Reviews of the top geek movies, tv, and books in the industry.
Dickinson, First Aid Kit
Disclaimer: I kind of hate poetry. I don't know much about Emily Dickinson's work or her life, and I've only watched the first few episodes of Dickinson on Apply TV+, but I have felt her work the few times I've come across it. I watched those episodes a few months ago. I'm over the issue I had with it the first time, I'm getting back into it.
You Should (Not) Hate Gabi
I’ve seen a lot of hate on Gabi from Attack on Titan’s current season. People call her annoying, bratty, spoiled, and so on. The hate might have something to do with Gabi shooting one of the most beloved characters in the show as they celebrated what they thought to be a victory in enemy territory.
Movie Review: 'Cherry'
Tom Holland is an actor I like a great deal. He has an earnest face and boyish charm that make him a near perfect fit for Peter Parker and Spider-Man. He’s proven as part of a series of Marvel Movies that he can hang with big stars and take the lead himself and all while maintaining an air of approach-ability. These qualities, unfortunately, don’t translate into more gritty or dark roles. The evidence for that is the new Apple Original movie Cherry, a failing attempt at translating Holland’s charm into something grimy and dramatic.
The Dragon Prince
Avatar: The Last Airbender, aka "ATLA," aka what I consider to be the crown jewel of entertainment coming out of Nickelodeon circa the mid-2000s. A show that every one of us kids in my family (ages 8-18) could agree on watching. No scrapping over the remote, no bickering about what to watch. Just the crew of us flying to the television as fast as we could so we wouldn't miss the episode after dinner.
Review: Behind Her Eyes
I started watching this quite randomly, and honestly, I am not even mad. This show has a man with a Scottish accent which I will yell from the rooftops needs to happen more in the cinema. I think the last Scottish accent I saw was in “Maid of Honor” and it seriously isn’t happening enough. The show also has a single-mom, so I was also happy about seeing that representation. I liked the show, the acting was amazing, there were some distinct changes that really brought the whole show together. The show didn’t try to draw itself out and it didn’t leave anything uncovered. Without further ado, let’s get to the meat and potatoes of this show. (Spoilers ahead)
Documentary Review: 'F.T.A' Free the Army
I started out in radio at the age of 19 and at that time, I was only vaguely aware of Jane Fonda. At 24 however, when I landed my first, full time radio gig, as a producer of an all male, conservative talk radio station, I was introduced to Jane Fonda in the strangest way. After September 11th, and the move toward war in Afghanistan and Iraq we began to get calls constantly warning those Jane Fonda types in Hollywood to keep their mouths shut.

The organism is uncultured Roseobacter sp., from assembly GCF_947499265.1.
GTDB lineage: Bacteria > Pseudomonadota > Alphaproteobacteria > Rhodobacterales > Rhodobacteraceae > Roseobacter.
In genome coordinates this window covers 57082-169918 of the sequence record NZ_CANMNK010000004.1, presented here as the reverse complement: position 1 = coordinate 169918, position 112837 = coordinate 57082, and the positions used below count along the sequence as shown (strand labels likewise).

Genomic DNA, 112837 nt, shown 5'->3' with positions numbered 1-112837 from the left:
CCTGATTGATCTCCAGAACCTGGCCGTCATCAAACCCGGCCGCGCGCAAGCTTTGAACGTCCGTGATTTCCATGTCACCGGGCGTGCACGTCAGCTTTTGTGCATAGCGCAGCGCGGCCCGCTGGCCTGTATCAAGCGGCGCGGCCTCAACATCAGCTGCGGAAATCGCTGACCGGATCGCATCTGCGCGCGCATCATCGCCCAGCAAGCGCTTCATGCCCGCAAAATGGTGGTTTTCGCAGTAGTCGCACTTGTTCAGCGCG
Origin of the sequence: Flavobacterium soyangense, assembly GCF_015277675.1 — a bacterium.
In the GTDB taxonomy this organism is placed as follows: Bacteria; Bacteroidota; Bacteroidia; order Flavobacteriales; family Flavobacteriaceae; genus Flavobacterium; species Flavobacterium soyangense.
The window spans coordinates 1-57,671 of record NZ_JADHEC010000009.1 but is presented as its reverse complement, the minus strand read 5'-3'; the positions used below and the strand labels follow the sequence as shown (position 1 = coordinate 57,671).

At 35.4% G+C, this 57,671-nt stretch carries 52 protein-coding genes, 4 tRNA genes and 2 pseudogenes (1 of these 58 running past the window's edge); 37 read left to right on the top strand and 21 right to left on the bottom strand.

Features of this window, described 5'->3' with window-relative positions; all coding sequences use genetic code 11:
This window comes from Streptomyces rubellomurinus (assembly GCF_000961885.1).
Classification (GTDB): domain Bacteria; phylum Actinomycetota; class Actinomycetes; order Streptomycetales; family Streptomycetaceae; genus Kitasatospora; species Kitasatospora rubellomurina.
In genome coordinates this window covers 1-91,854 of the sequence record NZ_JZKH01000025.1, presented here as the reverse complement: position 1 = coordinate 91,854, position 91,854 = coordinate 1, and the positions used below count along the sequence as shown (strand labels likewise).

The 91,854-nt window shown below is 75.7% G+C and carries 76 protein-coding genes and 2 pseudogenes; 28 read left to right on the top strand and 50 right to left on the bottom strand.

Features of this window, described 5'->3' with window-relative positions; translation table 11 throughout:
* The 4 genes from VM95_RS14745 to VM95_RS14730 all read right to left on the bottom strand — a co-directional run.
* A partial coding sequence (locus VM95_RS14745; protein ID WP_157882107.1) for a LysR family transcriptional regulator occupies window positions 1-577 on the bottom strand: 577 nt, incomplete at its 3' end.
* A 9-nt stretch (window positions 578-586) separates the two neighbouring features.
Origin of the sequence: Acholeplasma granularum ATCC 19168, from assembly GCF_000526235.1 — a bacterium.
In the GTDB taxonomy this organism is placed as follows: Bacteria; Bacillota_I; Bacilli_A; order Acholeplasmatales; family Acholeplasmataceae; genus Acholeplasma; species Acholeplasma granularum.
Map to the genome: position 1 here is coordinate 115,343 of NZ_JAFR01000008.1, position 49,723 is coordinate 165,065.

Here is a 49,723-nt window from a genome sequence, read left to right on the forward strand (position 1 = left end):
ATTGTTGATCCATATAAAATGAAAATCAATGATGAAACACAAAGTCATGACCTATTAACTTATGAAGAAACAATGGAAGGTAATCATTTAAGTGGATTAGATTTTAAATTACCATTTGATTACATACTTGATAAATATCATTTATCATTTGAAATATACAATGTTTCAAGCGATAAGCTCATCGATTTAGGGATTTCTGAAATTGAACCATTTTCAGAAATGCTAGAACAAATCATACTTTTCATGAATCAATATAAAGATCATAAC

Lifetime Review: 'The Wrong Valentine'
Emily Marshall (Mariah Robinson) has always been a shy girl, and her father's death has only made her retreat further into schoolwork and history club. With Valentine's Day approaching, the last thing Emily expected was to find a boyfriend. But after meeting new student David Olson (Evan Adams), Emily can't help but be drawn to him. While he may be a little on the overly affectionate side, Emily can relate to his feelings of being an outsider and quickly warms up to her first taste of romance.
Party like it's 1999?
In 1999, Dreamworks and director Sam Mendez presented the theaters with the film "American Beauty" starring Kevin Spacey as Lester Burnham. The film won 5 Oscars including Best Picture, Best Director, Best Actor, Best Screenplay, and Best Cinematography. Thomas Newman should have won for Best Music, but he did not win. Alan Ball wrote the screenplay and the story was inspired by the Long Island Lolita, also known as Amy Fisher who shot Mary, Joey's wife simply because she was jealous.
The Lost World of Valkenvania: Celebrating Dan Aykroyd’s ‘Nothing but Trouble’
READ THE REST OF THIS ARTICLE ON OUR WEBSITE: https://moviebabble.com/2021/02/23/the-lost-world-of-valkenvania-celebrating-dan-aykroyds-nothing-but-trouble/
I'd be the first to admit my ignorance of Nigerian cinema, otherwise known as 'Nollywood'. Ever since reading some articles about its fascinating early days in the 1990s, when films were produced on shoestring budgets and retailed on market stalls, I've planned to get around to watching some. Namaste Wahala popping up on my Netflix recommendations a few days ago seemed like a great place to start.
Oh No! I Didn’t Like a 98% Fresh Movie
Well, it finally happened. After years of being the pretentious film guy among many of my social circles, I met my match against a piece of Oscar bait I typically love. Ma Rainey’s Black Bottom showed me that there is in fact a “good” movie that I don’t like. By that, I mean I didn’t enjoy a movie that both critics and audiences agree is good. There are plenty of film scholar favorites like Jules and Jim and plenty of crowd pleasers like Venom that I don’t like, but each of those appeals to one base while alienating the other. Ma Rainey’s Black Bottom is the first true consensus pick that left me out in the cold, and yet everyone else is eating it up with its 87 on Metacritic, 7.1 on IMDb, and 98% critic and 78% audience scores on Rotten Tomatoes. Instead of taking the loss and moving onto other Oscar hopefuls, I wanted to dive into this anomaly and try to figure out exactly why I feel different than the general population.
Nomadland - A Movie Review
It’s always what’s out there that is more exciting. Take time to explore. Based on the book written by Jessica Bruder, Nomadland is a 2020 film. Fern, a grieving woman decides to pack up her life into a van and live as a nomad. Finding work and meeting new people as she travels around the American West, Fern explores her emotions.